The Southern Poverty Law Center has asked a court to enforce an order requiring the shuttering of a conversion therapy group found guilty of violating New Jersey’s consumer fraud laws three years ago.
The group, Jews Offering New Alternatives for Healing, was ordered to close by the New Jersey Superior Court, but proceeded to reconstitute itself under a new name and continued offering services aimed at changing LGBTQ people’s sexual orientation or gender identity.
Under the Superior Court order — which came just months after a jury found JONAH guilty in June 2015 — JONAH was to enter into an agreement with the SPLC and its co-counsel requiring the conversion therapy group to permanently cease all operations and dissolve its corporate entity.
But just 11 days after the court order, JONAH filed articles of incorporation for the “Jewish Institute for Global Awareness,” which is essentially a continuation of JONAH. In fact, JIFGA has the same assets, leadership and core operations as JONAH, and even maintained the same physical address and telephone number as its predecessor.
In its motion, the SPLC asked the court to enforce the previously issued permanent injunction against the organization — and any future identities it may take on.
“The court in 2015 ordered JONAH to close up shop forever, but its founders — Arthur Goldberg and Elaine Berk — have flouted the court order by changing JONAH’s name but not its function,” David Dinielli, the deputy legal director for the SPLC, said in a statement. “JONAH’s founders continue to promote the fraudulent, harmful and dangerous practice of conversion therapy. We are asking the court, once again, to order them to cease any and all activity intended to ‘fix’ those who aren’t broken.”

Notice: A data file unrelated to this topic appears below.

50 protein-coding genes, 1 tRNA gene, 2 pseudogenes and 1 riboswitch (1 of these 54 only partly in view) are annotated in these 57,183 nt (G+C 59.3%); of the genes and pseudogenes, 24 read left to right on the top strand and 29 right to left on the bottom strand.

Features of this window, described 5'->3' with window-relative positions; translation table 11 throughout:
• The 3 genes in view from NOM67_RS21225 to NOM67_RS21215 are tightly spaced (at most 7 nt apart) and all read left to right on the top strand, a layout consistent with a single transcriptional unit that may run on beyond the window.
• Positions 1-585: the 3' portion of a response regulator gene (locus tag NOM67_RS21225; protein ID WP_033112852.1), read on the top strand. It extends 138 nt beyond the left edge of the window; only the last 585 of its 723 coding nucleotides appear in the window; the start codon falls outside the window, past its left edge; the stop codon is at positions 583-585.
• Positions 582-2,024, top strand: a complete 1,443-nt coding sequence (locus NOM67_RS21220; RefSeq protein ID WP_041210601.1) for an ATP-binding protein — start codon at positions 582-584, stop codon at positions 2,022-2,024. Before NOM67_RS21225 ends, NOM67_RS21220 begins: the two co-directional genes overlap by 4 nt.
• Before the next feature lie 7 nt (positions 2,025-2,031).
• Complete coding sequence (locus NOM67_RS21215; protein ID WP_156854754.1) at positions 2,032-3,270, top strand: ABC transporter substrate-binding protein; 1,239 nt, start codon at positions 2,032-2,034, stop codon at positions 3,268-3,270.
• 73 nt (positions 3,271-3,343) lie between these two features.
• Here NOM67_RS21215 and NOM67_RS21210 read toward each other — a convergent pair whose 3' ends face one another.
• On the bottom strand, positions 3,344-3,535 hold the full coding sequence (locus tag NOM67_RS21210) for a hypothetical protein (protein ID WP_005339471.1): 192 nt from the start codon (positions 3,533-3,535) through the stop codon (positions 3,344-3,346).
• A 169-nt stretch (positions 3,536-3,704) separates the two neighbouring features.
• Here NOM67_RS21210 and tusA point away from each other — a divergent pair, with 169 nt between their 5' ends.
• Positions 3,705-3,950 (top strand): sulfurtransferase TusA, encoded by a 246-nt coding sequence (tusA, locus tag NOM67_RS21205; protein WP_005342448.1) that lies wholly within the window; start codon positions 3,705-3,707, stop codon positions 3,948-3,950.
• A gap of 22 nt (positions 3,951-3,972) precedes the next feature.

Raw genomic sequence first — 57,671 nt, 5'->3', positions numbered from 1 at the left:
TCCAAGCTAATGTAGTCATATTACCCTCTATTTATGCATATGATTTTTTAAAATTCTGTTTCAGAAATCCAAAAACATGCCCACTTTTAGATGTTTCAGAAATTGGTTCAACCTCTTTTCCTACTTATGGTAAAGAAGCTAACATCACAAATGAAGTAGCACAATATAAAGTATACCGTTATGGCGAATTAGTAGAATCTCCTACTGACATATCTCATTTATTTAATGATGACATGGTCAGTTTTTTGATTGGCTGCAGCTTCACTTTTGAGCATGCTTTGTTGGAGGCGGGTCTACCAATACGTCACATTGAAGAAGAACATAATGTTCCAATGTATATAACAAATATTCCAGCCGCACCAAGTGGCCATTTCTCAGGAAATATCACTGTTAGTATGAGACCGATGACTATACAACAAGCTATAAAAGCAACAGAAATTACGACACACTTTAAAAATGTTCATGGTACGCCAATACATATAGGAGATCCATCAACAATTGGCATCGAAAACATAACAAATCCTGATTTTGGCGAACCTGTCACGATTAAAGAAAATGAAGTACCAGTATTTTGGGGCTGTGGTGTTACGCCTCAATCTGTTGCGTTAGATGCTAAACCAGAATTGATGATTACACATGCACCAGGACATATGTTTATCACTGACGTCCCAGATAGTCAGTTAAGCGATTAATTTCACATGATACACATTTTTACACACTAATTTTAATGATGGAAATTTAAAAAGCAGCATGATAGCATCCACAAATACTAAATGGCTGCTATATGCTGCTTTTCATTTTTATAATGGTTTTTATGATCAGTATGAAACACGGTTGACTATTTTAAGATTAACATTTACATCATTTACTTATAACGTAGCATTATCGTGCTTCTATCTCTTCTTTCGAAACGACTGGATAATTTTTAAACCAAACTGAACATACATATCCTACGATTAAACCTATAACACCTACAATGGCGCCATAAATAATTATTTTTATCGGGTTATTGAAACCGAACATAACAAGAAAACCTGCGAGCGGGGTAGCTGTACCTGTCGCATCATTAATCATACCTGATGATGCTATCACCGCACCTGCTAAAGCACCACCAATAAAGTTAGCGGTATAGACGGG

In the complaint, the SPLC, and its co-counsel, the law firm of Cleary Gottlieb Steen and Hamilton, allege that JIFGA continued to engage in conversion therapy, using the same providers as JONAH. When the SPLC inquired about the listed expenses, JIFGA admitted that JONAH had actually transferred all of its assets directly to JIFGA, including the balance of its bank accounts and referral agreements with various providers.
The complaint alleges that Goldberg continued to offer himself as a reference to Orthodox Jewish mental health professionals interested in conversion therapy. JIFGA started a crowd-funding platform, “Funding Morality,” to provide support to those who believe homosexuality is sinful and that sexual orientation can be changed.
The permanent injunction against JONAH in 2015 awarded $3.5 million in attorneys’ fees and costs to the SPLC and its co-counsel. That amount was subsequently reduced through negotiations with JONAH, and the smaller amount was never made public. But now that JONAH/JIFGA has violated the injunction, the SPLC is asking for the remaining balance of that original $3.5 million award.
“The jury’s verdict and the court’s injunction meant what they said: JONAH and its founders perpetrated a fraud on our clients and too many others, and must be shut down,” Jim Bromley, a partner at Cleary Gottlieb Steen and Hamilton, said in a statement. “We will not allow JONAH to simply change its name and continue its harmful, unlawful practices.”
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